When Joseph Glidden attended the DeKalb County Fair of 1873, he spotted something that triggered an idea. Not only would it change his life, but the way of life across the American West, as well.
During the fair, he saw Henry M. Rose, another Illinois farmer, exhibiting a wooden fence to which he had attached a row of sharp spikes along the sides. Rose said the barbs, that could be attached to existing fencing, would result in livestock keeping their distance because of the painful barbs of coming into contact with the sharp points.
Glidden, however, perceived a broader application by attaching the sharp barbs at intervals along smooth wire.
He then twisted the wires together to hold them in place and prevent them from sliding. The simple twisting action made his wire superior to others.
After submitting the design, the government issued Glidden a patent on Nov. 24, 1874. Other inventors filed court challenges against Glidden, but he survived litigation attempts.
The original idea for barbed wire surfaced in the early 1860s when President Abraham Lincoln made the Homestead Act law.
The Act provided 160 acres of unoccupied public land to each settler who would receive outright ownership as long as they lived on the land for five years and made improvements.
One of the big issues these settlers faced was buffalo and free-grazing cattle that destroyed crops.
The problem ballooned to catastrophic proportions, but most of the patents for barbed wire were ineffective. New York blacksmith Michael Kelly, in 1868, patented his "Thorny Fence" creation, the first successful barbed wire produced.
But, homesteaders found that Glidden's simple invention proved the cheapest and most durable way to fence their land. As a result, by 1880, more than 80 million pounds of it was sold, making it the most popular in the nation.
Glidden's wire soared in popularity because lumber wasn't readily available on the mostly treeless Great Plains.
Since wood was in short supply, farmers built their homes of sod. Fencing was expensive. Wood rails had to be shipped in by train and wagon from distant forests. The process was time consuming.
Cattle ranchers, nevertheless, needed a reliable way to control their herds, and farmers realized fencing was necessary to prevent animals from trampling their crops.
Barbed wire proved a more economical and more durable alternative.
At first, cattlemen disliked the idea because of the dramatic changes it caused.
The flat, rolling, treeless grassland and undefined prairies and plains that gave rise to the open-range cattle industry was undergoing a transition to farmland.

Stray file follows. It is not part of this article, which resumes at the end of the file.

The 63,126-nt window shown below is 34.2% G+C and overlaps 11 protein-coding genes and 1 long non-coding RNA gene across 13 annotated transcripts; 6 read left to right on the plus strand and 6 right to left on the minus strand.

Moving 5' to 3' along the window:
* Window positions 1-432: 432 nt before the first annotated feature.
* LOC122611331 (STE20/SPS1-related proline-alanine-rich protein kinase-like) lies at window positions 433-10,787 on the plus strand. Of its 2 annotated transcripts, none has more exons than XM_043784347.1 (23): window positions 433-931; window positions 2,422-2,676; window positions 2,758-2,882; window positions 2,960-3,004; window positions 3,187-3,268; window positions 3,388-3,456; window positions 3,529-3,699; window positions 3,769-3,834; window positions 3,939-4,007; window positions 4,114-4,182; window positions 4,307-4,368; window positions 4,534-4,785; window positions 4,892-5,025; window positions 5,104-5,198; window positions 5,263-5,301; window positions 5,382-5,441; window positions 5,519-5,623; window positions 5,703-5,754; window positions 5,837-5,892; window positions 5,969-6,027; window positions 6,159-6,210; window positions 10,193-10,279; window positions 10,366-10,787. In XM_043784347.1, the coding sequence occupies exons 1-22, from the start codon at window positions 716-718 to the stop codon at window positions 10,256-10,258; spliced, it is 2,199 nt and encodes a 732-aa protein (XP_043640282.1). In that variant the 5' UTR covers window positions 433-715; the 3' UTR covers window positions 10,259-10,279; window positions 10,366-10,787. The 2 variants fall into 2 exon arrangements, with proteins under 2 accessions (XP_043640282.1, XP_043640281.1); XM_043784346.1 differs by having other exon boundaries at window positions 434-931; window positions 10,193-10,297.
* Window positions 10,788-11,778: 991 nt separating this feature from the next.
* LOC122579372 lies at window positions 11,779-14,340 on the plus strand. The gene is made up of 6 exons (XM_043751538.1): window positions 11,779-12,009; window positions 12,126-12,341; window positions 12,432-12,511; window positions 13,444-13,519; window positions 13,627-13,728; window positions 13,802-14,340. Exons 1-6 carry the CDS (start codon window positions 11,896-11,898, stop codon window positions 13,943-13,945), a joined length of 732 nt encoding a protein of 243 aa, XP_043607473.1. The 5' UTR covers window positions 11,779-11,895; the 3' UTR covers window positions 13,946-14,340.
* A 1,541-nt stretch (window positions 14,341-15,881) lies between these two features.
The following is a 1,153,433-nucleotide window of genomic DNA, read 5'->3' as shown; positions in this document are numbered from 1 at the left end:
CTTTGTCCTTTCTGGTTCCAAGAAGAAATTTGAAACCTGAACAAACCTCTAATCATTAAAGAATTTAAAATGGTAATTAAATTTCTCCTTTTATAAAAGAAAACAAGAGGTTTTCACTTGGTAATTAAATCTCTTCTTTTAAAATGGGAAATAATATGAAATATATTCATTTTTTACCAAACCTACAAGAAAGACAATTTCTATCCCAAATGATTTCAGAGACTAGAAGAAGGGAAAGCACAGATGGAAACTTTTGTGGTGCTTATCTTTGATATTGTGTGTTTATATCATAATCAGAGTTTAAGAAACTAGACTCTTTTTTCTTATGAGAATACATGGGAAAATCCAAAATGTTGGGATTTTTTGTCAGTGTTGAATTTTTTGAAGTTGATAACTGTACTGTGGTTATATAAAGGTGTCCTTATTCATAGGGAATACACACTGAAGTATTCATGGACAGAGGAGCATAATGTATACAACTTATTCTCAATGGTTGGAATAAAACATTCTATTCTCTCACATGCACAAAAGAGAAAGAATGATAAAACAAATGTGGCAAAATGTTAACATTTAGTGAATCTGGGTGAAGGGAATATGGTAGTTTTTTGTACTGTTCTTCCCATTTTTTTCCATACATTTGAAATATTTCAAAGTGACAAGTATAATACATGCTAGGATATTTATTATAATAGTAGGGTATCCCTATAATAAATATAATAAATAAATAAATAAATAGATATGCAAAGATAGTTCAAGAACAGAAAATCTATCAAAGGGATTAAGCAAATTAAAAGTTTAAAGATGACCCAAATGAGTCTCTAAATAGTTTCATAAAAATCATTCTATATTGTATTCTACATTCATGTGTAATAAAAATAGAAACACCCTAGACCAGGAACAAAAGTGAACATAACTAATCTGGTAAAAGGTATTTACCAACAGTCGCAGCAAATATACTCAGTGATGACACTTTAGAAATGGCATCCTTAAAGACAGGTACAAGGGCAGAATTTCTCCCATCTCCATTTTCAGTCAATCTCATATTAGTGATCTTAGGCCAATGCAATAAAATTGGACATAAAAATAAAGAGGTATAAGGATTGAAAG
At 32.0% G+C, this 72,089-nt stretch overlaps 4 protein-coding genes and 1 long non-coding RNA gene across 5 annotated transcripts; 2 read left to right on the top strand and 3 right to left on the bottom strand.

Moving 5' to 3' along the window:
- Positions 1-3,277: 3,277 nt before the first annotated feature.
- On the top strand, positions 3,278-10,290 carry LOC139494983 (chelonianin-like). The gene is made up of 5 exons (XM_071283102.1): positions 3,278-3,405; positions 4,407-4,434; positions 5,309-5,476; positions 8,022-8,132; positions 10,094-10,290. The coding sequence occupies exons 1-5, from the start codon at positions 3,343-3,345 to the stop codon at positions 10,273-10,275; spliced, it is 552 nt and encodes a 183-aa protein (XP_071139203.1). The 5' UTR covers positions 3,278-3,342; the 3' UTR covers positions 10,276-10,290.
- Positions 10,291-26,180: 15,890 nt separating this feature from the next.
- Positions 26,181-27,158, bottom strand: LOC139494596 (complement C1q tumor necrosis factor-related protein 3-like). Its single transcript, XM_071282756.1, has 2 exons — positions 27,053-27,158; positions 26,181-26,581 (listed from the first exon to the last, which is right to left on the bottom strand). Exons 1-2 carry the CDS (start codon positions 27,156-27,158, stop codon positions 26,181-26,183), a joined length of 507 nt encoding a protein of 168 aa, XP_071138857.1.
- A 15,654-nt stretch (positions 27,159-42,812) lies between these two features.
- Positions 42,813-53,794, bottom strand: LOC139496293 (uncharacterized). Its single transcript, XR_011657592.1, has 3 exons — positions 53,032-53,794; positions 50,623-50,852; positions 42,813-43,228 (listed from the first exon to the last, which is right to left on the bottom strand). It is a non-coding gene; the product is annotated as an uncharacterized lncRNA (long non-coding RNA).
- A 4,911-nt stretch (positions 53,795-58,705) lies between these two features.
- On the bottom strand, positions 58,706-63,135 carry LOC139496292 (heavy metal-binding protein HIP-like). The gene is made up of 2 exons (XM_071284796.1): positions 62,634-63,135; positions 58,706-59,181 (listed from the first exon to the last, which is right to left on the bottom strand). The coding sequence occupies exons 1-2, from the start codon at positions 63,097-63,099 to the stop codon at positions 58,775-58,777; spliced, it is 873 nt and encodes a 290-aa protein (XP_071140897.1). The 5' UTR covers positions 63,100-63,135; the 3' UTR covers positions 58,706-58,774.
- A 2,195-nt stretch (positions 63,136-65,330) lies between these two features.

Barbed wire helped define the land, which attracted more settlers to the Plains.
But, as history shows, change can be painful.
Cattle that once roamed freely, were no longer able to do so as thousands of homesteaders began stringing barbed wire fence around their property. Ranchers found it impossible to stage long cattle drives across open range to railheads in Dodge City or Abilene.
Cattle herders realized more fenced-off land made them more dependent on dwindling public land, which would eventually become overgrazed. It signaled the end of cattle herding as they knew it, and threatened its very existence.
Cattle ranchers, who resisted this new way of life, weren't the only casualties of progress.
Nomadic Indian tribes - already forced from the lands where they once roamed freely - found their living patterns significantly altered. They began referring to barbed wire as the Devil's rope.
This reshaping of the West triggered numerous legal battles, along with bitter personal disputes. The cost was high. Many lost expensive court battles. Others, however, lost their lives.
This transition exploded into a conflict when some cattlemen, especially in central Texas, signaled their displeasure at the closing of the open range by cutting fences so their herds could find grazing land. Much of the violence ended in 1884 when a new Texas law made fence-cutting a felony. Other states approved similar laws.
The first major setback to barbed wire fencing took place in the mid- to late-1880s.
Cattlemen in the Texas Panhandle and adjacent ares erected large sections of barbed wire fences - known as drift fences - to prevent cattle in the north from migrating onto southern ranges. During the blizzard conditions of the Northern Plains, cattle instinctively turned south which caused overcrowding and decimating what remained of already overgrazed grasses of the Panhandle.
Extreme winter conditions on the Plains in 1885-1887 forced cattle in the north to move as far south as they could until halted by the drift fences. This created what would be called "the big die-up."
Once the cattle reached the fences they couldn't move forward, and wouldn't turn back. Gathered together against the wire without warmth or food and water, they either smothered or froze to death. Some cattlemen lost as many as three-quarters of their herds. In 1885, a federal law was enacted aimed at preventing installing such fencing across public domain land.
Barbed wire features a broad range of unique designs.
The Kansas Barbed Wire Museum displays about 2,000 varieties of barbed wire.
Barbed wire collectors have their own organizations, including:
- Antique Barbed Wire Society
- NM Barbed Wire Collectors Association
- California Barbed Wire Collectors Association
Joseph Glidden's basic design is still in use.
His simple adaptation - cheaper to erect than any alternative - made him the Father of Barbed Wire, and forever changed the landscape of American West.